Another issue I had with the game is the poor dialogue. Some of the exchanges are ham-fisted and clunky, not helped by some of the voice actor delivery. One line in particular made me groan, and was a lazy dig at Telltale. The actor simply says, ‘I will remember this conversation’. I was then told straight after that my actions would have consequences.

You don’t say…

I’m also a little worried about the story and how it will progress over the next four episodes. I’m concerned that we’re gradually going to lose the grounded element of every-day living and go into full-blown, weird supernatural stupidity. If you want an example of that done wrong, you should check out David Cage’s Fahrenheit: Indigo Prophecy which just got a re-release on Steam last week.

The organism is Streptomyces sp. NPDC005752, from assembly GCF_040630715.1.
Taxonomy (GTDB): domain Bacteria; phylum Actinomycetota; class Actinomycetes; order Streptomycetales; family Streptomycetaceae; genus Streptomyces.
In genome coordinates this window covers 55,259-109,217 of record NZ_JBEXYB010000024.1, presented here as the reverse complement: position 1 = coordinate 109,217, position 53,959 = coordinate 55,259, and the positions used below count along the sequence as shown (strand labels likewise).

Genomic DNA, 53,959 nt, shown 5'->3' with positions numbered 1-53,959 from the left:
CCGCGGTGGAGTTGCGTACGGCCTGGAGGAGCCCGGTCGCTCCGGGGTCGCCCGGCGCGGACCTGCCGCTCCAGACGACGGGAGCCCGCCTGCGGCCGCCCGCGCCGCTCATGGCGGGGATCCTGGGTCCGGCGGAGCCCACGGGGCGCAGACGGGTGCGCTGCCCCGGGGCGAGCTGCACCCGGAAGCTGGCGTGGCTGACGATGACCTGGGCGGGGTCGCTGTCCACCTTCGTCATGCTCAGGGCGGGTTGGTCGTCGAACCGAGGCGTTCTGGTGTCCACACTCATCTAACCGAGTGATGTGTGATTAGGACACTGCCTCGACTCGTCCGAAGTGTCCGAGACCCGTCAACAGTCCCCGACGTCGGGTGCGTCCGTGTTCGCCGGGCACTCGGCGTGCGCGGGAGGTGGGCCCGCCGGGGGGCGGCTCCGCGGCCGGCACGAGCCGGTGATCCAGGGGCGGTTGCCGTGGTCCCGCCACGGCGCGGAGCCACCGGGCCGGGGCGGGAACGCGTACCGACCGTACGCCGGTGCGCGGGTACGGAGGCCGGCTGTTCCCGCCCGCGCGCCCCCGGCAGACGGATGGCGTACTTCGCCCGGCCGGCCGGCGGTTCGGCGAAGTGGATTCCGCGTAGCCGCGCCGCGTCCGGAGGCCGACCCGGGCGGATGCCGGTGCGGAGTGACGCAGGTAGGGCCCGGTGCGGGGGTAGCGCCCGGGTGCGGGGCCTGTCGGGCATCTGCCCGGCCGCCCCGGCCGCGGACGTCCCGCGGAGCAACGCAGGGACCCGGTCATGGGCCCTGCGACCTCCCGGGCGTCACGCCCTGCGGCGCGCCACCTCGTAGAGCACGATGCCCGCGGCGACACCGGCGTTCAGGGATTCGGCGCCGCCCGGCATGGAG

Square have even managed to get some crafty references to their own IP in here. I’ll admit, the first time it made me laugh, the second time, however, felt forced.

All in all, there’s the foundations for an interesting story here and the soundtrack feels genuinely appropriate and creates a really thoughtful atmosphere for the player.

DONTNOD have crafted a mature, thought-provoking, engaging title that shows off their talents just as much as it exposes their weaknesses. Life Is Strange comes from a place full of positive influences and shows great promise for the future of the series, though for a game that will live or die based on its story, there are issues that need to be addressed ahead of the launch of Episode Two.

A mostly good start, then, and well worth exploring for a bargain £3.99 on your platform of choice, but the pressure is on to deliver a solid and stable Episode to ensure this series is one people stick with.